A romantic Chinese New Year comedy about the three Shang brothers. Eldest brother Shang Moon is a philandering businessman who treats his hideous yet hard-working wife like dirt. Middle ... See full summary »
This big hit at the Sundance Film Festival had audiences cheering. Set during the Ming Dynasty, this acclaimed production tells the story of a power hungry eunuch who employs an evil sect ... See full summary »
After the Sino-Japanese War, Kwei Dz, one of the family members of Japanese soldiers accepted a Chinese officer's proposal and remained in China. Later they had a daughter named Ann. The ... See full summary »
Tan Lang Jachi Tian
The Soong family was a political dynasty in China that reached the highest levels of power. This film follows the lives of the three Soong daughters, who were educated in America and ... See full summary »
The all-female Heroic Trio are Tung (Wonder Woman), Chat (Thief Catcher), a mercenary, and Ching (Invisible Woman). Initially, they're on opposing sides - the invisible Ching is kidnapping ... See full summary »
What begins as an innocuous entry into a gun competition eventually steers Rick towards a path of fatal rivalry. With extensive training, Rick emerges as one of the finest shooters in town.... See full summary »
Stretching across the canvas of the Sino-Japanese War of the 30s, the subsequent Japanese surrender in 1945, and the onslaught of Communism, this film depicts an ill-fated romance between a talented lady novelist and a Chinese traitor working with the Japanese who fall victim to the mayhem of war and their tragic inability to reconcile political differences. Written by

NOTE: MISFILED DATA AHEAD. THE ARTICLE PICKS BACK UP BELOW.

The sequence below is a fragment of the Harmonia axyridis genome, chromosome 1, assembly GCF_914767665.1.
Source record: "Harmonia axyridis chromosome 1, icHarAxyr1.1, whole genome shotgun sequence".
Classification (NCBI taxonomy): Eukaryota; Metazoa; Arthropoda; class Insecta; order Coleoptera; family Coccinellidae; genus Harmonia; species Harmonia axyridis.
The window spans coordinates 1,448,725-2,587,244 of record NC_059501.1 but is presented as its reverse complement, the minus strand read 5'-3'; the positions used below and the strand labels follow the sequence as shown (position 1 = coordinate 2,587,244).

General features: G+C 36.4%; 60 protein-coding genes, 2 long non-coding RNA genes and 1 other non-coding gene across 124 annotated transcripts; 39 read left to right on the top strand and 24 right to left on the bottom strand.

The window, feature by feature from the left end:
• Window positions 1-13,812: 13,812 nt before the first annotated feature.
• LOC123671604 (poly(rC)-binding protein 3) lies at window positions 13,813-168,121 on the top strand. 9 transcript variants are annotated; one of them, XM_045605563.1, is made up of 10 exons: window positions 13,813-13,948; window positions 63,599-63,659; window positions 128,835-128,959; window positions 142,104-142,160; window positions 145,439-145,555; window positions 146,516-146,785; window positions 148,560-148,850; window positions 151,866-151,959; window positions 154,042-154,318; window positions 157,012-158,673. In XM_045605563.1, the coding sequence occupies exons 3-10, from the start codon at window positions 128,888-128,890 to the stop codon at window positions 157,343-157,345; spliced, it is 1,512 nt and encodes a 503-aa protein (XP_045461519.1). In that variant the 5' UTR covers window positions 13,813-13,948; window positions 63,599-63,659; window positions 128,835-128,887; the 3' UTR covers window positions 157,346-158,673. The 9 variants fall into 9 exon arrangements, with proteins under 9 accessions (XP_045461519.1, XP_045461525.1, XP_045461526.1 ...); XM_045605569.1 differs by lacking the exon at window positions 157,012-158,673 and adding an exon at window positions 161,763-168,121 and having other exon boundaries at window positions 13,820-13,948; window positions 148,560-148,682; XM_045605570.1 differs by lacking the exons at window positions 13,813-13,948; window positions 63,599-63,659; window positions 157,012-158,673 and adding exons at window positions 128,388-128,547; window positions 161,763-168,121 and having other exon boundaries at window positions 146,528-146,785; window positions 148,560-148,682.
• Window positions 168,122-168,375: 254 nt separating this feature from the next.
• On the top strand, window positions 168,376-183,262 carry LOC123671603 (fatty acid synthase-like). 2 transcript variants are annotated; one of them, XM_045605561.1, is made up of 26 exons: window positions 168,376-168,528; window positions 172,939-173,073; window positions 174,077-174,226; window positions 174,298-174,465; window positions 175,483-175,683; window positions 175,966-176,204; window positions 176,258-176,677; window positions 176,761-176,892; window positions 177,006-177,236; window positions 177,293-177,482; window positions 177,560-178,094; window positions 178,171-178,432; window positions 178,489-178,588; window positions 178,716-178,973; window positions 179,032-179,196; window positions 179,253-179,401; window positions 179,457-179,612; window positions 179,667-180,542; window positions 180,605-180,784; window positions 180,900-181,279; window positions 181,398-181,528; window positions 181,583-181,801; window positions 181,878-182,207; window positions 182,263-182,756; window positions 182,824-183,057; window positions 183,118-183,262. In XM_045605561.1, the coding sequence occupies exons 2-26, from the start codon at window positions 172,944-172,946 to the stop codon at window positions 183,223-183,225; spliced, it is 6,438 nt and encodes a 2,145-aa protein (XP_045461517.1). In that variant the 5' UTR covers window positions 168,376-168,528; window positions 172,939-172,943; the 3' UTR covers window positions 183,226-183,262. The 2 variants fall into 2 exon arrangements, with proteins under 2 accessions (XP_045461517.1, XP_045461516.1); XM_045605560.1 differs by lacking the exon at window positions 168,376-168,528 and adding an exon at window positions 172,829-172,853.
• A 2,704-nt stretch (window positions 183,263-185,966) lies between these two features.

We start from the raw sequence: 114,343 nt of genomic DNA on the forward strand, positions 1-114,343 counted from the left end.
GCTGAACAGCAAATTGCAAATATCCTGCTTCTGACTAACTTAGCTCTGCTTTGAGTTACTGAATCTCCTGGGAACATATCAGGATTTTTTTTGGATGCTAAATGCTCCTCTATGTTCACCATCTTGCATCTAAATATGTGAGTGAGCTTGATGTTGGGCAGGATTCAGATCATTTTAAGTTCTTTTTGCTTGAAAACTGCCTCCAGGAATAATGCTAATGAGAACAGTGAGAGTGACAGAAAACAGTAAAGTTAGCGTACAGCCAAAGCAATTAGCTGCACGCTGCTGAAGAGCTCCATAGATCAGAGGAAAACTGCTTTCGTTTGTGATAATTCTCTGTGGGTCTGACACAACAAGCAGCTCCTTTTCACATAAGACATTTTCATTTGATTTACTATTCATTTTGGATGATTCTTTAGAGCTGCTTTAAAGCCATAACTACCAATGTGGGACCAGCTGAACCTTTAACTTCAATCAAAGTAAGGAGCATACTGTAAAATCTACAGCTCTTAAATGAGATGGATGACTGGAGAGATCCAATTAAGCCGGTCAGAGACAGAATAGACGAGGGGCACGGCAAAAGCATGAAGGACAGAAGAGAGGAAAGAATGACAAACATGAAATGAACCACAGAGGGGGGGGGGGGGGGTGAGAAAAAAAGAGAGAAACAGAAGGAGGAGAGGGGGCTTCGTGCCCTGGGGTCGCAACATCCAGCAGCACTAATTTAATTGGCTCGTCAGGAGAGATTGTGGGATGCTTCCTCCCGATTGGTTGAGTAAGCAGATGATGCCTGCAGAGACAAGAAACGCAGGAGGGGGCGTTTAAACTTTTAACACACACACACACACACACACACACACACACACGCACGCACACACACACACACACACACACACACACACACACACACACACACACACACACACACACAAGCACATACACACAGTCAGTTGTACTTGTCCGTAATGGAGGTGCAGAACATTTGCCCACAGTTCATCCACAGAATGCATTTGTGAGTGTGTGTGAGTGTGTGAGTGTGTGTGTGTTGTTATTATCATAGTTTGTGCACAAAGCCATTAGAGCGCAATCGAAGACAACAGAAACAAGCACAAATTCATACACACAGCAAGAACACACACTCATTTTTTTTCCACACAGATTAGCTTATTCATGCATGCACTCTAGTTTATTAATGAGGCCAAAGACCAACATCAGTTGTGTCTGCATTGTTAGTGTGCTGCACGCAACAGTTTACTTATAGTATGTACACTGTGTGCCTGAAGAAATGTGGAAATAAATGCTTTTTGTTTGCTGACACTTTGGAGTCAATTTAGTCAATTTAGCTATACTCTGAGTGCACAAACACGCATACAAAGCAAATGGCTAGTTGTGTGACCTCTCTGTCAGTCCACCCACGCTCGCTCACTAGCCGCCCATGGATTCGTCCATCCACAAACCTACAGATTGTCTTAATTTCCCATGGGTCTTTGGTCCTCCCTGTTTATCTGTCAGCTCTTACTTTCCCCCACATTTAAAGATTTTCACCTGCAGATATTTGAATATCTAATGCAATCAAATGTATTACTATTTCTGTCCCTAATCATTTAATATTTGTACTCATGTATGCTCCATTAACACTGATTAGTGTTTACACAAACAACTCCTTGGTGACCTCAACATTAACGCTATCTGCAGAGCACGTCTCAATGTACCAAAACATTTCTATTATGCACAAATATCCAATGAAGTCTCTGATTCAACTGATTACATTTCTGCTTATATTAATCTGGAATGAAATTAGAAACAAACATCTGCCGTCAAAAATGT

L.H. Wong <firstname.lastname@example.org>
more Hong Kong hokum, but on a larger than usual canvas
It's been described as a Chinese 'Dr. Zhivago', but despite an impressive sweep to the crowd scenes this turbulent, 50-year love story between a single-minded writer and a wartime collaborator might well have been called 'Red Soap'. The romance itself is handled with admirable understatement and delicacy, but everything else about this typically energetic, over-the-top Hong Kong production is larger than life, with performances, photography, and a music score pitched near the threshold of hysteria. Director/co-writer Yim Ho tosses everything together into the slowly boiling pot (including a syrupy love song), and the perhaps too busy scenario gives the film a careless, slapdash look (at one point a crew member fanning artificial snow onto the set is clearly visible in a window reflection). Predictably, it all ends in tears, but the lump-in-the-throat epilogue at least adds a graceful coda to the otherwise overwrought melodrama.
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